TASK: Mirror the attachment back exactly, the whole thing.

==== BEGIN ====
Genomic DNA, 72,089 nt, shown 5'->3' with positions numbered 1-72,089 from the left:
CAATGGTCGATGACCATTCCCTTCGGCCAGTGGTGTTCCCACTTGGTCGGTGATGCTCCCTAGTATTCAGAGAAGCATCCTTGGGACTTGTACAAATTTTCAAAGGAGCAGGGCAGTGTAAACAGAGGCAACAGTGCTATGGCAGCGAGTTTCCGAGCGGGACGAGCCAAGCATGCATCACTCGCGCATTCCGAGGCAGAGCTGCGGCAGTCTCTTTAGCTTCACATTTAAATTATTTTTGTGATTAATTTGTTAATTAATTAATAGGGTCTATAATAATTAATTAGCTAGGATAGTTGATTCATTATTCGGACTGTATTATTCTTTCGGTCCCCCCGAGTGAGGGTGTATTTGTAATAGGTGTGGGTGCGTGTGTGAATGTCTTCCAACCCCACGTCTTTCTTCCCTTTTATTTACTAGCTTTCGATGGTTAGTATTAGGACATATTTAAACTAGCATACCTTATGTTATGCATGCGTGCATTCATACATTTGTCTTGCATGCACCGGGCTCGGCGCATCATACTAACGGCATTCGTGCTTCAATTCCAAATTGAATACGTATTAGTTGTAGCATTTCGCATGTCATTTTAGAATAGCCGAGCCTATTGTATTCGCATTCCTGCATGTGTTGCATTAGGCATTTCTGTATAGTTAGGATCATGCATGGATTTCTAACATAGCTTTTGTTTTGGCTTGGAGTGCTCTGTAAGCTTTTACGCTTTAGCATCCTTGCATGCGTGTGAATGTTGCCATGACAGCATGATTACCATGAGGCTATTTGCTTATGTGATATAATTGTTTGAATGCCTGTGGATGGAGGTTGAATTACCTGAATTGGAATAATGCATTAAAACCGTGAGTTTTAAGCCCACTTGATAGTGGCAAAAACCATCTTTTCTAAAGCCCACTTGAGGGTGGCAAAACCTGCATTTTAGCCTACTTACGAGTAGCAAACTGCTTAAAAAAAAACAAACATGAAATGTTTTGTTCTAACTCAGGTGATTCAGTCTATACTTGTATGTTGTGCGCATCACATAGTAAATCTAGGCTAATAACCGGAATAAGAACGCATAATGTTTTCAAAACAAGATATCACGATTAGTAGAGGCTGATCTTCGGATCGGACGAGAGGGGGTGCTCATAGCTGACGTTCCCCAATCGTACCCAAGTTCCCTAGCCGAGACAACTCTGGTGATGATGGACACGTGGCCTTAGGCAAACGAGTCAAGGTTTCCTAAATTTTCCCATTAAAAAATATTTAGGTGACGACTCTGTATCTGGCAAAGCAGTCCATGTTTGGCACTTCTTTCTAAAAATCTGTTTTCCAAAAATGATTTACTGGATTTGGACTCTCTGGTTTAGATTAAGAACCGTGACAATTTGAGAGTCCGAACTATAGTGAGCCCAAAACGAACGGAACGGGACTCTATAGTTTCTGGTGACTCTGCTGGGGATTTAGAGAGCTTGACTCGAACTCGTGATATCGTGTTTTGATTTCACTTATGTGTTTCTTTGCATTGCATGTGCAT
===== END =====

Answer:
Genomic DNA, 72,089 nt, shown 5'->3' with positions numbered 1-72,089 from the left:
CAATGGTCGATGACCATTCCCTTCGGCCAGTGGTGTTCCCACTTGGTCGGTGATGCTCCCTAGTATTCAGAGAAGCATCCTTGGGACTTGTACAAATTTTCAAAGGAGCAGGGCAGTGTAAACAGAGGCAACAGTGCTATGGCAGCGAGTTTCCGAGCGGGACGAGCCAAGCATGCATCACTCGCGCATTCCGAGGCAGAGCTGCGGCAGTCTCTTTAGCTTCACATTTAAATTATTTTTGTGATTAATTTGTTAATTAATTAATAGGGTCTATAATAATTAATTAGCTAGGATAGTTGATTCATTATTCGGACTGTATTATTCTTTCGGTCCCCCCGAGTGAGGGTGTATTTGTAATAGGTGTGGGTGCGTGTGTGAATGTCTTCCAACCCCACGTCTTTCTTCCCTTTTATTTACTAGCTTTCGATGGTTAGTATTAGGACATATTTAAACTAGCATACCTTATGTTATGCATGCGTGCATTCATACATTTGTCTTGCATGCACCGGGCTCGGCGCATCATACTAACGGCATTCGTGCTTCAATTCCAAATTGAATACGTATTAGTTGTAGCATTTCGCATGTCATTTTAGAATAGCCGAGCCTATTGTATTCGCATTCCTGCATGTGTTGCATTAGGCATTTCTGTATAGTTAGGATCATGCATGGATTTCTAACATAGCTTTTGTTTTGGCTTGGAGTGCTCTGTAAGCTTTTACGCTTTAGCATCCTTGCATGCGTGTGAATGTTGCCATGACAGCATGATTACCATGAGGCTATTTGCTTATGTGATATAATTGTTTGAATGCCTGTGGATGGAGGTTGAATTACCTGAATTGGAATAATGCATTAAAACCGTGAGTTTTAAGCCCACTTGATAGTGGCAAAAACCATCTTTTCTAAAGCCCACTTGAGGGTGGCAAAACCTGCATTTTAGCCTACTTACGAGTAGCAAACTGCTTAAAAAAAAACAAACATGAAATGTTTTGTTCTAACTCAGGTGATTCAGTCTATACTTGTATGTTGTGCGCATCACATAGTAAATCTAGGCTAATAACCGGAATAAGAACGCATAATGTTTTCAAAACAAGATATCACGATTAGTAGAGGCTGATCTTCGGATCGGACGAGAGGGGGTGCTCATAGCTGACGTTCCCCAATCGTACCCAAGTTCCCTAGCCGAGACAACTCTGGTGATGATGGACACGTGGCCTTAGGCAAACGAGTCAAGGTTTCCTAAATTTTCCCATTAAAAAATATTTAGGTGACGACTCTGTATCTGGCAAAGCAGTCCATGTTTGGCACTTCTTTCTAAAAATCTGTTTTCCAAAAATGATTTACTGGATTTGGACTCTCTGGTTTAGATTAAGAACCGTGACAATTTGAGAGTCCGAACTATAGTGAGCCCAAAACGAACGGAACGGGACTCTATAGTTTCTGGTGACTCTGCTGGGGATTTAGAGAGCTTGACTCGAACTCGTGATATCGTGTTTTGATTTCACTTATGTGTTTCTTTGCATTGCATGTGCAT